Progressive Era Reforms: Theodore Roosevelt As The 26th American President

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Progressive Era Reforms
Question One
Theodore Roosevelt stands as the 26th American president. He remembered so much because of the progressive era reforms. He played a role that has led to changes in the society that are felt to date. First, he remembered for inventing the modern presidency. He came up as a presidential peacemaker who averted so many wars through diplomacy and fought bravely in the Spanish-American War. This made US to be at peace with most of its neighbors.
Secondly, Roosevelt argued for government’s role in controlling the economy. He started by pushing the executive powers to new limits while arguing that the rise of industrial capitalism had rendered limited government obsolete. Thus, he
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Therefore, several amendments and laws were passed to effect this.
First, there was the passing of the anti-trust regulation. Progressives wanted more fairness in the US capitalist economy. The fear was that if business became too bid, they would exploit the consumers and endanger small businesses. They therefore called for government’s intervention in order to regulate the size and power of corporations. Some of the laws and government agencies that were set up to spearhead these were Interstate Commerce Commission (and the Hepburn Act), the Sherman Anti-Trust Act, and The Federal Trade Commission.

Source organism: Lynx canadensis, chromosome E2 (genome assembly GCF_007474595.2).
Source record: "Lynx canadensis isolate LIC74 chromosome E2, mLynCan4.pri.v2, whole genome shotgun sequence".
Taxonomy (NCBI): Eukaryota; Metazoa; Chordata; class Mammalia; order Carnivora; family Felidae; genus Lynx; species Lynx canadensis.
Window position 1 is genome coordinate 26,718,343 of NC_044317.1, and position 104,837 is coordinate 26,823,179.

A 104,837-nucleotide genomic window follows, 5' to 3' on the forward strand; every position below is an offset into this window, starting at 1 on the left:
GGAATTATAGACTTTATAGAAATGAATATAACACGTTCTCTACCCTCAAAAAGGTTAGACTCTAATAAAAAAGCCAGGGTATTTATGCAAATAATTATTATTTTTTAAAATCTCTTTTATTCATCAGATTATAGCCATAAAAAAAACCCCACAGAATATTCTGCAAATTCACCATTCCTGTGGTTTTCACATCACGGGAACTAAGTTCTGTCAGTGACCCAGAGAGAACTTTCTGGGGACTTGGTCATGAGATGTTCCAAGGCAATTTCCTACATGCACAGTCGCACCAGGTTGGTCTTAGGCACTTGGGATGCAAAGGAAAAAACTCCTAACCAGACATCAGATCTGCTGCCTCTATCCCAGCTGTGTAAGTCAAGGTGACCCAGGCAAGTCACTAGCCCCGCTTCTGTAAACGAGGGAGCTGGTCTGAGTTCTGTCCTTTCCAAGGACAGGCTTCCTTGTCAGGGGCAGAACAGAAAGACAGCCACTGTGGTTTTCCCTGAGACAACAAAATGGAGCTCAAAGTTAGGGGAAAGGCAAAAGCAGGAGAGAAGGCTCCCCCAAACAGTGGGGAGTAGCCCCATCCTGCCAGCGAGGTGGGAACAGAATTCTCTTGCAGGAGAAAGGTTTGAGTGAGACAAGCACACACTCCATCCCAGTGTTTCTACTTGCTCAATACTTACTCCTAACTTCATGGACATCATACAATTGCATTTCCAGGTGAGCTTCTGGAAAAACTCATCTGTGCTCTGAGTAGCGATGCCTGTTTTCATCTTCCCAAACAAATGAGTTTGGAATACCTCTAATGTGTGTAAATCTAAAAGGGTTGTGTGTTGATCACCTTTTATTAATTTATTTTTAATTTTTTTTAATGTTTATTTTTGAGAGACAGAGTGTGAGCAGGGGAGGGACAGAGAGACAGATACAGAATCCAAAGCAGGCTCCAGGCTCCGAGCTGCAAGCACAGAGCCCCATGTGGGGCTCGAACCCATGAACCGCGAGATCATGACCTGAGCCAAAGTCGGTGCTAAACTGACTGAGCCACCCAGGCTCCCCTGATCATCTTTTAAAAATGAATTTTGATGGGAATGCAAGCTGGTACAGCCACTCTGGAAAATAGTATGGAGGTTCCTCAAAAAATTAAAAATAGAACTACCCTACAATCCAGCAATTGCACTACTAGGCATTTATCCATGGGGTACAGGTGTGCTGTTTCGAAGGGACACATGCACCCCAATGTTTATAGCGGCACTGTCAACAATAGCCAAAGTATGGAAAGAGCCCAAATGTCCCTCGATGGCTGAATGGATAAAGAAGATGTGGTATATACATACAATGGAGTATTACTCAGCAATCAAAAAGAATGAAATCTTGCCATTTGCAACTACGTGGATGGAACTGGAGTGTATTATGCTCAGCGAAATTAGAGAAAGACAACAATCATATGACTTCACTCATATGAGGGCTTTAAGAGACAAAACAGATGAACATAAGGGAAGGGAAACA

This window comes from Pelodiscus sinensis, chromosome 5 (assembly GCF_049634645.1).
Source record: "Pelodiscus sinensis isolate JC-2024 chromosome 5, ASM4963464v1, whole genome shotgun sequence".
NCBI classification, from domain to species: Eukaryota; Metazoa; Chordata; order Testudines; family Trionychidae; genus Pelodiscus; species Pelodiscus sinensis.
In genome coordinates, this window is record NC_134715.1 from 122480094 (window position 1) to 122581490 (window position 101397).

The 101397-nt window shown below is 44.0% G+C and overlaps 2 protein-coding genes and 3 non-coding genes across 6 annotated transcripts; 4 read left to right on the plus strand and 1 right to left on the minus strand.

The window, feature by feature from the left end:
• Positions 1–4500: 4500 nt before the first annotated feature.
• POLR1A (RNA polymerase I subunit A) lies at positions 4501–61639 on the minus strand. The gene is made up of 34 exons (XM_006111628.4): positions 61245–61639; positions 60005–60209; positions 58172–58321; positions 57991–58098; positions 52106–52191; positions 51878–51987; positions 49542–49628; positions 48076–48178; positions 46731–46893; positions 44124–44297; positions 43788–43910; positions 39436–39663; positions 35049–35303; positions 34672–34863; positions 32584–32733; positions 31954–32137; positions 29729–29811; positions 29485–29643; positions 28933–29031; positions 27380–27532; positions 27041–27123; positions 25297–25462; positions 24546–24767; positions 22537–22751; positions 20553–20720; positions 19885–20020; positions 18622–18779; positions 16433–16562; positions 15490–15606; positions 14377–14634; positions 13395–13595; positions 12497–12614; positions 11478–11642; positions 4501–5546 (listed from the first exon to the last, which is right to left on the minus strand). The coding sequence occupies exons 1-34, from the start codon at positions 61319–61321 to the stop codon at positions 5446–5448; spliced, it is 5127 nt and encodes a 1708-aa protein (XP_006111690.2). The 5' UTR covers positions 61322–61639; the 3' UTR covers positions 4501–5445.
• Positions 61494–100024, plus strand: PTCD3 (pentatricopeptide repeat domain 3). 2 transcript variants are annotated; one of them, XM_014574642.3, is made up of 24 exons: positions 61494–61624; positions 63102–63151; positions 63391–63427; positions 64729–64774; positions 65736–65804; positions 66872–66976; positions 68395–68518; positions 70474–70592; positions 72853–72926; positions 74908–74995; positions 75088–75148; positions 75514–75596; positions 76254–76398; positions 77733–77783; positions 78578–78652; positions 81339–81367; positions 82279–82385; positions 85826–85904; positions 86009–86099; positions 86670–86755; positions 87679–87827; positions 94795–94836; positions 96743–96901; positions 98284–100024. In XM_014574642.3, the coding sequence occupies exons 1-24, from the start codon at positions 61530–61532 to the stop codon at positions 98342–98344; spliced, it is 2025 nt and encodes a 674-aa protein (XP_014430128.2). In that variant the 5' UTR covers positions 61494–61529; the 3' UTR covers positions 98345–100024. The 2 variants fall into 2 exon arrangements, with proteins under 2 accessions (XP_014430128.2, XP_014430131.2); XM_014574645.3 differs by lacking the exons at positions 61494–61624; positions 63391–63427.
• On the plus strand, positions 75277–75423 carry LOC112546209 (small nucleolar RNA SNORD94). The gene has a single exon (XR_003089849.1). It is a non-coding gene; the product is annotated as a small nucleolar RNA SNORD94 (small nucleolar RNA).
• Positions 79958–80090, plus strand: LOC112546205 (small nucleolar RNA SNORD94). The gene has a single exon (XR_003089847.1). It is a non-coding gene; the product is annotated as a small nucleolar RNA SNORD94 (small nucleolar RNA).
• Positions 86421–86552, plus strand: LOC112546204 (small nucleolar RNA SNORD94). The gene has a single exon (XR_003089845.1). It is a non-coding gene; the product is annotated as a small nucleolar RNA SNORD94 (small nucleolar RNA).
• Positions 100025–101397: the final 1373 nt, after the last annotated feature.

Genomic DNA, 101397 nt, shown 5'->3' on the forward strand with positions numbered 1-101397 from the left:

Secondly, the era brought about an initiative, referendum, recall and popular election of senators (17th amendment). This opened doors for wider political participation and return power to the people. It eliminated corrupt and concentrated power.
The progressive also led to the passing of the Factory Safety Regulations, which limited working hours for workers and especially women. The regulations also brought about compensation for workers for injuries caused during their duties at work. Most states passed these laws as well as others like factory inspection laws, workers compensation and laws on minimum age of
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Therefore, then owners of the factory were acquitted. Despite that, there was more pressure on reforms from unions and the public. This led to enforcement of fire safety laws and every factory up to date has automatic sprinklers, fire drills and marked exit doors that open easily.
This incident led to the birth of the progressive era reforms. Support for women’s rights heightened and presidential candidates like Roosevelt and Perkins reshaped their agenda for the nation. The local legislations became the New Deal agenda for workers rights and protections.
Over one hundred years later, the memories of this tragedy are still felt in the New York state. In the current times, nearly 7% of American workers in the private industry belong to a union. Most unions for public employees in the US are currently under siege. Even though the working conditions are not as bad as the ones for the Triangle Factory, there are still low-skilled workers who are largely undocumented immigrants. They are still being exploited, and paid low wages. Similar conditions are witnessed with American overseas factories who still keep workers in hazardous conditions.

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